This week saw a deposit protection service covert to deposit-free renting, with another urging users to abandon insurance-backed tenancy deposit schemes.
Managing Director of the Deposit Protection Scheme (DPS), Julian Foster, this week advised customers to move their deposits to a custodial scheme. This is where DPS holds deposit money on behalf of agents and landlords in order to reduce operational costs, something that will prove important ahead of the impending ban on agent fees.
Mr Foster claims that ‘custodial schemes provide landlords and tenants with complete peace of mind over the security of their money.’
Another tenancy deposit protection service, TDS, has also moved to announce that they are forming a partnership with new deposit replacement insurance firm Zero Deposit. The TDS will then provide deposit resolution services to the business, which it has invested in and subsequently will have a seat on their board of directors.
North Eased-based deposit reform campaigner Ajay Jagota described this as a ‘deathbed conversion’ and a, ‘definite and decisive proof that the deposit establishment knows the game is up.’
Mr Jagota maintains a register of the total amount letting agents and landlords are convicted of stealing from insurance-based tenancy deposit schemes. Convictions this year are on course to exceed the £1m stolen during 2016.
Jagota, Managing Director of Deposit Replacement Insurance solution, Dlighted, said: ‘Taken together these bits of news are definitive and decisive proof that the deposit establishment knows the game is up.’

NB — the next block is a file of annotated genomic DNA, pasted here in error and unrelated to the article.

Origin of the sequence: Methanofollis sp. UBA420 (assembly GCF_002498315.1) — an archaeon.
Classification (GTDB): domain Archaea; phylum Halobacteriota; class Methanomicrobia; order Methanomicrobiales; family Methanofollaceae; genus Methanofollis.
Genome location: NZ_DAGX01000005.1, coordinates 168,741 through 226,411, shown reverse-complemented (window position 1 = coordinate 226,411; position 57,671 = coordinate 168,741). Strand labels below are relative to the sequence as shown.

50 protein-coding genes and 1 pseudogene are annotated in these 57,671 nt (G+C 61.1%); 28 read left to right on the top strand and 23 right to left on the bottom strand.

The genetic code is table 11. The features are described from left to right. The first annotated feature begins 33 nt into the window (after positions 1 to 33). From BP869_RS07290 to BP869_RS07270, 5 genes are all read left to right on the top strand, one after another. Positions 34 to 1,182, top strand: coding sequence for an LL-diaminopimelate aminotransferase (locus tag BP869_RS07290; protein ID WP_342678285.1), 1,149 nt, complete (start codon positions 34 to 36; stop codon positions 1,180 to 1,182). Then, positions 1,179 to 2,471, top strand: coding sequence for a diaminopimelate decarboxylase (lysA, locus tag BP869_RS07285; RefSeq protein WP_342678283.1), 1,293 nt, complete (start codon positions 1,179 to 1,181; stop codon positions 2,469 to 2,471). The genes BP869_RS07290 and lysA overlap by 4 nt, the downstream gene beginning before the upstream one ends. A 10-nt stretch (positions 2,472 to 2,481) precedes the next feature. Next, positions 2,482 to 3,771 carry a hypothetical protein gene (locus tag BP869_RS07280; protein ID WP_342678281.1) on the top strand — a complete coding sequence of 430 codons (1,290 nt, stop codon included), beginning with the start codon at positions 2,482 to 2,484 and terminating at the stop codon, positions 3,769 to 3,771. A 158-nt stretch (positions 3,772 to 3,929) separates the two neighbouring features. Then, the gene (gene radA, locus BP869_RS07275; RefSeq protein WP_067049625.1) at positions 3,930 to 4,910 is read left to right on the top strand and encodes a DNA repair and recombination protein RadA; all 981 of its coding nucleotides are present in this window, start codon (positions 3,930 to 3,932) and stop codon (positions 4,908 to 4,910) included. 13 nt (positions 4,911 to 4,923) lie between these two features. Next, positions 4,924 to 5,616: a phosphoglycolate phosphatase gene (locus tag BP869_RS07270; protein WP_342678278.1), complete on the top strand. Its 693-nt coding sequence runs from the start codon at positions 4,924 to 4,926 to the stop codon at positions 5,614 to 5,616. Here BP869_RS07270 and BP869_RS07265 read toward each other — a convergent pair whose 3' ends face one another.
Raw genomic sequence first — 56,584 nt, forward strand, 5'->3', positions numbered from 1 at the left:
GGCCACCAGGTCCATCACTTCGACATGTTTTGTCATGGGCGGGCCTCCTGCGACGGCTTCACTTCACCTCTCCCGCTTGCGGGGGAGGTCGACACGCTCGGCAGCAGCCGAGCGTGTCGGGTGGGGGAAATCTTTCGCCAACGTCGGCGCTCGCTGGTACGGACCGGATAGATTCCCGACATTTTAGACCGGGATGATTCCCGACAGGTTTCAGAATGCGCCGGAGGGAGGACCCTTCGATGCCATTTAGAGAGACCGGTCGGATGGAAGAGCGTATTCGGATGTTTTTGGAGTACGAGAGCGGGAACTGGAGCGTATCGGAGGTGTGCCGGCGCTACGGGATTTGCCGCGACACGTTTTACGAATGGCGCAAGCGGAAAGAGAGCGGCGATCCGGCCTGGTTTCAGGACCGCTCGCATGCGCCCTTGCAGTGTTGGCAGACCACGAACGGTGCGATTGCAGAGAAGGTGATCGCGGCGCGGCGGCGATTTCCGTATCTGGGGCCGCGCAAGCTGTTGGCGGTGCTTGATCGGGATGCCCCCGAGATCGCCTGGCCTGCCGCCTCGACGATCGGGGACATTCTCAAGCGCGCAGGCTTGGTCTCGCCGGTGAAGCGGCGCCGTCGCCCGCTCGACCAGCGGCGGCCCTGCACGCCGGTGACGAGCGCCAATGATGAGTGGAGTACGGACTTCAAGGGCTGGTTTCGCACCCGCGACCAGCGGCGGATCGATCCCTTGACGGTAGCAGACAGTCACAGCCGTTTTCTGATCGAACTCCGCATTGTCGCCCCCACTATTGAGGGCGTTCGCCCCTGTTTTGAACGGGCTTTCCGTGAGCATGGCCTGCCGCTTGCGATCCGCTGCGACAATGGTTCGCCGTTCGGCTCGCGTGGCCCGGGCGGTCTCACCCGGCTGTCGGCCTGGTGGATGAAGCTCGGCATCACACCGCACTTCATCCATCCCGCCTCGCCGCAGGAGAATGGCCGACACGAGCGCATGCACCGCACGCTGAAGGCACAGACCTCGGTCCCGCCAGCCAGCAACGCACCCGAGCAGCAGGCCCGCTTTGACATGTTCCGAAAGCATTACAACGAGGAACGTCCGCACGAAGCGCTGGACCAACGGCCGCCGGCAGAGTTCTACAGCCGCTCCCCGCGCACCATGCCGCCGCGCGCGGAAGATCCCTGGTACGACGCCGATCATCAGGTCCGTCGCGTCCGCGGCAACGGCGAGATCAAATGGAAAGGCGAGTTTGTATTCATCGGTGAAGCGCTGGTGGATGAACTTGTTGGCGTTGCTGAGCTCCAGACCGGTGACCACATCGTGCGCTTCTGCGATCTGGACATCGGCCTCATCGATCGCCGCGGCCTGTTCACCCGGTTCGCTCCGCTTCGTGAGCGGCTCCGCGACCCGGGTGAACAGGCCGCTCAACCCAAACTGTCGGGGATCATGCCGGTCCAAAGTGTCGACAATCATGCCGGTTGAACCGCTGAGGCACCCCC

‘I welcome the DPS’ unspoken admission that insurance tenancy deposit schemes are unsustainable and indefensible. I can’t interpret their actions as anything other than them waving the white flag and preparing for the end the insurance model.’
Not only is this model an insurance policy that doesn’t actually insure anyone, we have seem time and time again how easy it is for for crooked agents and landlords to misappropriate and steal tenants deposits from this “insurance” scheme.’
Continuing, Mr Jagota noted: ‘I also welcome the TDS’ apparent deathbed conversion to deposit-free renting. However, their involvement makes me question quite how revolutionary this new venture is. At first glance many of the shortcomings of the traditional deposit protection scheme system remain in place, not least the retention of and reliance on an old-fashioned dispute resolution service.
As a landlord and letting agent one of the primary reasons I set out to do things differently was the simple fact that this process often takes many months to resolve. That delay leave landlords out of pocket and in some cases unable to carry out vital repairs, and as a result unable to rent out their properties.
I genuinely welcome the competition, but I can’t help having the suspicion that this is the equivalent of slapping a spoiler on an old banger and claiming it’s a supercar.’